Policy-Based Governance Glossary (from Unity Consulting)
Board Executive Relationship Policies:
One of the four types of policies the board writes, these policies clarify how the board delegates authority to the executive, and how it will evaluate executive performance in
relation to the ends and the executive limitations.
One of the four types of policies that the board writes, ends define what long-term, mission-related results are to be achieved, for whom, and at what cost or priority. Determining ends, and avoiding involvement in means, is a pivotal board duty in policy-based governance that frees both the board and the executive leader to concentrate on what matters most.
One of the four types of policies that the board writes, executive limitations define what the executive leader may NOT do as they work to accomplish the ends. While this approach may seem negative, executive limitations are, in practice, very liberating, as they allow the staff the fullest possible range of their creativity. They can do anything they want to make the ends become reality, provided they do NOT do the few things spelled out in the executive limitations.
Governance Process Policies:
One of the four types of policies that the board writes, board governance policies identify the board’s philosophy, its accountability and the specifics of its own job.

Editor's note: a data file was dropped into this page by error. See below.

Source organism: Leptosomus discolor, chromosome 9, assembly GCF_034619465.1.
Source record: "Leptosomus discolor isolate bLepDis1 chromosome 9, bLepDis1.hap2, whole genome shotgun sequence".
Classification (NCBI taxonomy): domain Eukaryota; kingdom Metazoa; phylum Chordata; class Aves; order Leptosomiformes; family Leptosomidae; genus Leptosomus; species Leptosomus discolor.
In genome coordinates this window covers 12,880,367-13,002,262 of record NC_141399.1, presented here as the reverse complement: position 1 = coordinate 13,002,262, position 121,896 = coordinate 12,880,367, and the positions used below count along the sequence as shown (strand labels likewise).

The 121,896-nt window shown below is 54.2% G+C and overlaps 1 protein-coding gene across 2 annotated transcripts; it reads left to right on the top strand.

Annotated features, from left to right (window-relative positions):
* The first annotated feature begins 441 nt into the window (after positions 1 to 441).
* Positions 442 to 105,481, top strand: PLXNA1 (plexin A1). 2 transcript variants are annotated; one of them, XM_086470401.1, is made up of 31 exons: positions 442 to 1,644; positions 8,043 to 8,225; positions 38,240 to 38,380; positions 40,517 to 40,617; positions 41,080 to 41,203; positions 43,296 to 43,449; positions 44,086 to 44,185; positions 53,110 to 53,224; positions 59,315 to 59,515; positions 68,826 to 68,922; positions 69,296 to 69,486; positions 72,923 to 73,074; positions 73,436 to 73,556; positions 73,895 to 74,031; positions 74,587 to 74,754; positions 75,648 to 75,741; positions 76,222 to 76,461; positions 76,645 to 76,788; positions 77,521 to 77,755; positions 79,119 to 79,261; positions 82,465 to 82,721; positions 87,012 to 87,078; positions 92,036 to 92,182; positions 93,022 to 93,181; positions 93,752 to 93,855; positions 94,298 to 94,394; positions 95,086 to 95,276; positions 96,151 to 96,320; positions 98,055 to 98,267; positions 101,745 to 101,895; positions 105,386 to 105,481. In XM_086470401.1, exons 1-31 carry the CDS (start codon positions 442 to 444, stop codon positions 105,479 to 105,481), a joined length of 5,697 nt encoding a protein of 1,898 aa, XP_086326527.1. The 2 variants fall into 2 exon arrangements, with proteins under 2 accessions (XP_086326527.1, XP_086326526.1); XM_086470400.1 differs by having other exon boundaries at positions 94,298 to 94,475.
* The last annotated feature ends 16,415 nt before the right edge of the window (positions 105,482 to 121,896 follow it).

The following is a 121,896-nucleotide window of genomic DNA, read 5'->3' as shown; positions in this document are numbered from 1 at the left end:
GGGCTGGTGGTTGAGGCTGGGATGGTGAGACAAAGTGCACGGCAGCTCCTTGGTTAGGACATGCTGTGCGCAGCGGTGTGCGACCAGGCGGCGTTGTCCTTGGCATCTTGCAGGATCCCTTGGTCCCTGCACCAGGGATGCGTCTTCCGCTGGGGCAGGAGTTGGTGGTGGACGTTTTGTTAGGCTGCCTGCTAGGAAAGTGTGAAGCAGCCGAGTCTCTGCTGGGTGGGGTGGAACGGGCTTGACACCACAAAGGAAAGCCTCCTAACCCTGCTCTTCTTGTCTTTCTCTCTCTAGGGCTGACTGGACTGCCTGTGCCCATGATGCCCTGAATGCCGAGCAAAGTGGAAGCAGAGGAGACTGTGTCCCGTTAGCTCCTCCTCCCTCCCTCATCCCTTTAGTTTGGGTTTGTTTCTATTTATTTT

If the board’s primary responsibility is to write high-level policies on behalf of its moral ownership, the board needs a way to connect with its owners, to hear what they have to
say and to represent them effectively. This process of connecting and listening to the
organization’s moral owners is called linkage.
Actions needed to accomplish the ends or to protect the operations that produce the ends. Notice how policy-based governance intentionally gives the executive leader full responsibility for determining what means they’ll use to accomplish the ends and how they’ll stay within the executive limitations. This is why policy-based governance works so well to release staff creativity and frees board time to focus on the long-range planning issues that matter most.
The processes and tools boards use to evaluate organizational performance. Specifically, the board uses regular monitoring to track whether the executive is accomplishing the ends and staying within the executive limitations and to evaluate whether the board is faithful to its governance process policies. “If you haven’t said how it ought to be, don’t ask how it is,” is the monitoring principle that forces boards to think carefully about what they want, what means they won’t accept in getting it, and then to spell it out in written policies so they and the executive know what will be expected and monitored. Monitoring can be obtained three ways: internal reports from the executive leader, direct inspection by board teams, or external reports from professional experts.
The people not at the board table on whose behalf the board governs and to whom the board is accountable. Determining who your organization’s ownership is, who gives the board authority and accountability, isn’t always easy. Often, you’ll have owners that aren’t legal owners. For this reason, policy-based governance uses the term “moral ownership” to include all owners, in both a moral and a legal sense. Another term for this is “sources of accountability and authority.”
Written statements that completely embody the board’s beliefs, commitments, values, and vision. There are four policy categories boards must address: ends, executive limitations, board governance style, and board/executive relationship.
Any person, whether paid or volunteer, who is working on behalf of the congregation to
achieve its ends